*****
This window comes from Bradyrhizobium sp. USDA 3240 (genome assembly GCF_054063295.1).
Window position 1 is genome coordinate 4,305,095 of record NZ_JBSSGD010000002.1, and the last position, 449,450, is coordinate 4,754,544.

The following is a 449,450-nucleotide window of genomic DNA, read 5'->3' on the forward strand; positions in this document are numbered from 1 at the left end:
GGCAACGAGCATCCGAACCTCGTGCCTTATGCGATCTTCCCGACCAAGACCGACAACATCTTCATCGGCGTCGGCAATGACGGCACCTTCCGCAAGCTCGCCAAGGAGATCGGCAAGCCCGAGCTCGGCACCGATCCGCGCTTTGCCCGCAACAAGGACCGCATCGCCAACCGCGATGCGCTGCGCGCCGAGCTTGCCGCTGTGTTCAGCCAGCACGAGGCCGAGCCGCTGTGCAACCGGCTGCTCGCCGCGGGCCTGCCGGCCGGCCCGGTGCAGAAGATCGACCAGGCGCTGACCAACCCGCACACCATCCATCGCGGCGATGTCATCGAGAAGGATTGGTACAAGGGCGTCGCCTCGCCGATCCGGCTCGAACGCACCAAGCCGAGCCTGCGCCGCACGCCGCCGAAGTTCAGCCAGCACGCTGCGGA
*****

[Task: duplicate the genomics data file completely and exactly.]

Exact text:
This window comes from Bradyrhizobium sp. USDA 3240 (genome assembly GCF_054063295.1).
Window position 1 is genome coordinate 4,305,095 of record NZ_JBSSGD010000002.1, and the last position, 449,450, is coordinate 4,754,544.

The following is a 449,450-nucleotide window of genomic DNA, read 5'->3' on the forward strand; positions in this document are numbered from 1 at the left end:
GGCAACGAGCATCCGAACCTCGTGCCTTATGCGATCTTCCCGACCAAGACCGACAACATCTTCATCGGCGTCGGCAATGACGGCACCTTCCGCAAGCTCGCCAAGGAGATCGGCAAGCCCGAGCTCGGCACCGATCCGCGCTTTGCCCGCAACAAGGACCGCATCGCCAACCGCGATGCGCTGCGCGCCGAGCTTGCCGCTGTGTTCAGCCAGCACGAGGCCGAGCCGCTGTGCAACCGGCTGCTCGCCGCGGGCCTGCCGGCCGGCCCGGTGCAGAAGATCGACCAGGCGCTGACCAACCCGCACACCATCCATCGCGGCGATGTCATCGAGAAGGATTGGTACAAGGGCGTCGCCTCGCCGATCCGGCTCGAACGCACCAAGCCGAGCCTGCGCCGCACGCCGCCGAAGTTCAGCCAGCACGCTGCGGA